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The association of dietary behaviors and practices with overweight and obesity parameters among Saudi university students

  • Nabeel Kashan Syed ,

    Roles Conceptualization, Data curation, Formal analysis, Investigation, Methodology, Project administration, Supervision, Validation, Visualization, Writing – original draft, Writing – review & editing

    nsyed@jazanu.edu.sa, nabeelsyed2020@outlook.com

    Affiliation Pharmacy Practice Research Unit, Department of Clinical Pharmacy, Faculty of Pharmacy, Jazan University, Gizan, Kingdom of Saudi Arabia (K.S.A)

  • Mamoon Hussain Syed ,

    Contributed equally to this work with: Mamoon Hussain Syed, Abdulkarim M. Meraya, Ahmed A. Albarraq, Mohamed Ahmed Al-kasim

    Roles Writing – review & editing

    Affiliation Pharmacy Practice Research Unit, Department of Clinical Pharmacy, Faculty of Pharmacy, Jazan University, Gizan, Kingdom of Saudi Arabia (K.S.A)

  • Abdulkarim M. Meraya ,

    Contributed equally to this work with: Mamoon Hussain Syed, Abdulkarim M. Meraya, Ahmed A. Albarraq, Mohamed Ahmed Al-kasim

    Roles Data curation, Formal analysis, Validation

    Affiliation Pharmacy Practice Research Unit, Department of Clinical Pharmacy, Faculty of Pharmacy, Jazan University, Gizan, Kingdom of Saudi Arabia (K.S.A)

  • Ahmed A. Albarraq ,

    Contributed equally to this work with: Mamoon Hussain Syed, Abdulkarim M. Meraya, Ahmed A. Albarraq, Mohamed Ahmed Al-kasim

    Roles Writing – review & editing

    Affiliation Pharmacy Practice Research Unit, Department of Clinical Pharmacy, Faculty of Pharmacy, Jazan University, Gizan, Kingdom of Saudi Arabia (K.S.A)

  • Mohamed Ahmed Al-kasim ,

    Contributed equally to this work with: Mamoon Hussain Syed, Abdulkarim M. Meraya, Ahmed A. Albarraq, Mohamed Ahmed Al-kasim

    Roles Conceptualization, Data curation, Supervision

    Affiliation Pharmacy Practice Research Unit, Department of Clinical Pharmacy, Faculty of Pharmacy, Jazan University, Gizan, Kingdom of Saudi Arabia (K.S.A)

  • Saad Alqahtani ,

    Roles Data curation

    ‡ These authors also contributed equally to this work.

    Affiliation Pharmacy Practice Research Unit, Department of Clinical Pharmacy, Faculty of Pharmacy, Jazan University, Gizan, Kingdom of Saudi Arabia (K.S.A)

  • Hafiz Antar Makeen ,

    Roles Writing – review & editing

    ‡ These authors also contributed equally to this work.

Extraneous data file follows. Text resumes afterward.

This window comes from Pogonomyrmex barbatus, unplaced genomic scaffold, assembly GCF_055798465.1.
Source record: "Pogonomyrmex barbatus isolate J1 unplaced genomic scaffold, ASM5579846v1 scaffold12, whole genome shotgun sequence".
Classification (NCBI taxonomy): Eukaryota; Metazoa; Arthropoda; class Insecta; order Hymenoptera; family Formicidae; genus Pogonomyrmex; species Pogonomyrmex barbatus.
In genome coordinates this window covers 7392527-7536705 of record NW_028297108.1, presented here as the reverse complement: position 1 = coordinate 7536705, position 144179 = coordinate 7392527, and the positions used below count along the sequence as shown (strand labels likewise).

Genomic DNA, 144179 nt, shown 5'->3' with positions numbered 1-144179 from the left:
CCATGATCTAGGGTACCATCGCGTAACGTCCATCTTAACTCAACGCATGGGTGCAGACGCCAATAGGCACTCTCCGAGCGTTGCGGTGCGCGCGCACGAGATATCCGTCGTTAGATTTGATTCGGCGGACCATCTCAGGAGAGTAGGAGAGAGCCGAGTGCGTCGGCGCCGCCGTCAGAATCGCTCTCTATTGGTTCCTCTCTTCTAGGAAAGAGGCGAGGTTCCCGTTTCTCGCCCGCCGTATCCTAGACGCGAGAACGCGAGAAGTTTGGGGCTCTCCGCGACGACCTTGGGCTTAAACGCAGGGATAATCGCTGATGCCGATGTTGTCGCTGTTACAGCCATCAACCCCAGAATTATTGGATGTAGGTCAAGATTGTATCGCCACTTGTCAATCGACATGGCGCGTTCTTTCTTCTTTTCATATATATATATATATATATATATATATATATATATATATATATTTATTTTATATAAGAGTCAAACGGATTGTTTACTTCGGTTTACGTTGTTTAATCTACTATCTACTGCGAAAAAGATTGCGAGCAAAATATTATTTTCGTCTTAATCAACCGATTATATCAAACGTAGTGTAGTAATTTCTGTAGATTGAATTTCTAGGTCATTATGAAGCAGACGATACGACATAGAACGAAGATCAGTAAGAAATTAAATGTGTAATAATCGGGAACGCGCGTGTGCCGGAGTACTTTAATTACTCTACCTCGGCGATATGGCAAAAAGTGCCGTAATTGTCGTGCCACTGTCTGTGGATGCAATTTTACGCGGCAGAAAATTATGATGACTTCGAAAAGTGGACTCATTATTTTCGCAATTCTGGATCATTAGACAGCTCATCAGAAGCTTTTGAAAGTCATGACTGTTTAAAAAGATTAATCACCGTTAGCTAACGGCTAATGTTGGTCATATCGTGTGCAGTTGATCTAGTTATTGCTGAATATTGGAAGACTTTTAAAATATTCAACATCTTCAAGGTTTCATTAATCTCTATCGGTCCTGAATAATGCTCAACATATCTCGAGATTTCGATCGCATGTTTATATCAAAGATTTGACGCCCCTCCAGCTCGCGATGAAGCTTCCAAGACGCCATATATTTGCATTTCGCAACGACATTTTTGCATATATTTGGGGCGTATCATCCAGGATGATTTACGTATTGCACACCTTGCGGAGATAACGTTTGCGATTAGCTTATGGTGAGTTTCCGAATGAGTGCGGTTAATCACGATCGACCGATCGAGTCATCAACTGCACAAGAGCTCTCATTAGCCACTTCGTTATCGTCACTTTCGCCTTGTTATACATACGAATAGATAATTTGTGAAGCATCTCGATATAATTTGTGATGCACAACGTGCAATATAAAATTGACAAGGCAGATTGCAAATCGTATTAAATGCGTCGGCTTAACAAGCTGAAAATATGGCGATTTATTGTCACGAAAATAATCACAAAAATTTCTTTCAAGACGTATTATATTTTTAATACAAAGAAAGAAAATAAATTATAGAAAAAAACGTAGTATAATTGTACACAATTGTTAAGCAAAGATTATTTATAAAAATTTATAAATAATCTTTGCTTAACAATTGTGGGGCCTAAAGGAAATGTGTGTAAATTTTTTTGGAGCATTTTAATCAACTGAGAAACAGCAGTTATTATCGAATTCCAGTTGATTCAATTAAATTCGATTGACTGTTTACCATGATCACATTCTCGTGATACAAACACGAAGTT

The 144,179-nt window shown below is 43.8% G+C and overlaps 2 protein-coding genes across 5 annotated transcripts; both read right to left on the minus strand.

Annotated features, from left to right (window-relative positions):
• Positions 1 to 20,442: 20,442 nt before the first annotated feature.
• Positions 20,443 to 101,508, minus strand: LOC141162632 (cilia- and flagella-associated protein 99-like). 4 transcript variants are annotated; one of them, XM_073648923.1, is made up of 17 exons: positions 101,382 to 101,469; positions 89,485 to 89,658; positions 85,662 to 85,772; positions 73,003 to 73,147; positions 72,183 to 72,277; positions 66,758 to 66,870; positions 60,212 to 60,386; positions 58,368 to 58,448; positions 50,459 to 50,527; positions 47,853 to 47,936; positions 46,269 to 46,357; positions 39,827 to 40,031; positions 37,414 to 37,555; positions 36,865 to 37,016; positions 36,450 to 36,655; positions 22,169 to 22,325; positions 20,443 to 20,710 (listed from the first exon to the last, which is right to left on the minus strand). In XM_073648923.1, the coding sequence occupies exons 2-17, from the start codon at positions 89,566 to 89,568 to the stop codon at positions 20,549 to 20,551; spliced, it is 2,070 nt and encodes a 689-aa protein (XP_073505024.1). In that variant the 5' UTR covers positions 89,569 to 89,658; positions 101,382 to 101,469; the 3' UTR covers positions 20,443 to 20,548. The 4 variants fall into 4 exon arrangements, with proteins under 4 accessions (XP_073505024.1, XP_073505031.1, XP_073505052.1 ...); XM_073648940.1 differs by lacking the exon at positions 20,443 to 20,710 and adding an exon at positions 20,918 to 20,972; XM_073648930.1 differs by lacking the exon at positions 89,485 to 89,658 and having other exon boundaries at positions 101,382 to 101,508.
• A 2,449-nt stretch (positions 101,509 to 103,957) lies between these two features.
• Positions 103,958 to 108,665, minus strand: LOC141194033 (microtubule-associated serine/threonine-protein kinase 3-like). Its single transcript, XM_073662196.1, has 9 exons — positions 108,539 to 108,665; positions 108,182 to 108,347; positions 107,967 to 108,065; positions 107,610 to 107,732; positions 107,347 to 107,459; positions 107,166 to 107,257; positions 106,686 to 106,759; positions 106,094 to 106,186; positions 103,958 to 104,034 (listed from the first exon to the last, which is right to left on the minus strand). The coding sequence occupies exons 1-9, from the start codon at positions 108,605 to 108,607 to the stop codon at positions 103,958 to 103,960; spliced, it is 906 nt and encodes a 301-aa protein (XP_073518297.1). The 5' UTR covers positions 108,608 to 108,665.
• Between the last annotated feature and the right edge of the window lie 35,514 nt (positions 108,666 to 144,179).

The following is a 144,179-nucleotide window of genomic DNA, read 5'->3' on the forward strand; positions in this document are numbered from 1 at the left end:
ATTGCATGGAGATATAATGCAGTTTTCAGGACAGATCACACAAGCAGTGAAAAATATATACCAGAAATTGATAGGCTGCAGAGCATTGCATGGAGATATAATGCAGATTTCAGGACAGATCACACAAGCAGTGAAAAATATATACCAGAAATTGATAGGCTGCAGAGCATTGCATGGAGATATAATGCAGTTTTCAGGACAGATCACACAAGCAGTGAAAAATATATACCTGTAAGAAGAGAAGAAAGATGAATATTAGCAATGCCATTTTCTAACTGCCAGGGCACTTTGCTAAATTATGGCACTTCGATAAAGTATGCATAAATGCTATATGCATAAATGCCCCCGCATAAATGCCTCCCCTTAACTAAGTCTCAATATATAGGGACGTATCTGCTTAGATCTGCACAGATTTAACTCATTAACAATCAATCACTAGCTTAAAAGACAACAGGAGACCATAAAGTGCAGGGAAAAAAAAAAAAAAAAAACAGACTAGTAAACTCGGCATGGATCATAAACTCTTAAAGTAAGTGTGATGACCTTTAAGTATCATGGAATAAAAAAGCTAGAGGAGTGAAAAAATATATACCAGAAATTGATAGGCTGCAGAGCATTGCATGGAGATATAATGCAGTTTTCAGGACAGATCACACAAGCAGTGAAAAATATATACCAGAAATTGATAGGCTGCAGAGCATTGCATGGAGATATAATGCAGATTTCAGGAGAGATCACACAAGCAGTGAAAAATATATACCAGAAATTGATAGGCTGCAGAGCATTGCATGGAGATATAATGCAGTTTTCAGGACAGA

Affiliation Pharmacy Practice Research Unit, Department of Clinical Pharmacy, Faculty of Pharmacy, Jazan University, Gizan, Kingdom of Saudi Arabia (K.S.A)

  • Ayesha Yasmeen ,

    Roles Data curation

    ‡ These authors also contributed equally to this work.

    Affiliation Pharmacy Practice Research Unit, Department of Clinical Pharmacy, Faculty of Pharmacy, Jazan University, Gizan, Kingdom of Saudi Arabia (K.S.A)

  • Otilia J. F. Banji ,

    Roles Data curation

    ‡ These authors also contributed equally to this work.

    Affiliation Pharmacy Practice Research Unit, Department of Clinical Pharmacy, Faculty of Pharmacy, Jazan University, Gizan, Kingdom of Saudi Arabia (K.S.A)

  • Mohamed Hassan Elnaem

    Roles Writing – review & editing

    ‡ These authors also contributed equally to this work.

    Affiliation Department of Pharmacy Practice, Faculty of Pharmacy, International Islamic University, Malaysia, Kuantan, Pahang, Malaysia

The association of dietary behaviors and practices with overweight and obesity parameters among Saudi university students

  • Nabeel Kashan Syed, 
  • Mamoon Hussain Syed, 
  • Abdulkarim M. Meraya, 
  • Ahmed A. Albarraq, 
  • Mohamed Ahmed Al-kasim, 
  • Saad Alqahtani, 
  • Hafiz Antar Makeen, 
  • Ayesha Yasmeen, 
  • Otilia J. F. Banji, 
  • Mohamed Hassan Elnaem
PLOS
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Abstract

Background

Western dietary habits, coupled with a sedentary lifestyle, are potential contributors to the prevalence and rapid increase in the incidence of obesity in Saudi Arabia. This study aimed to investigate the association between students' weight status and their eating behaviors and practices. Another aim was to assess students' awareness of the health risks associated with obesity.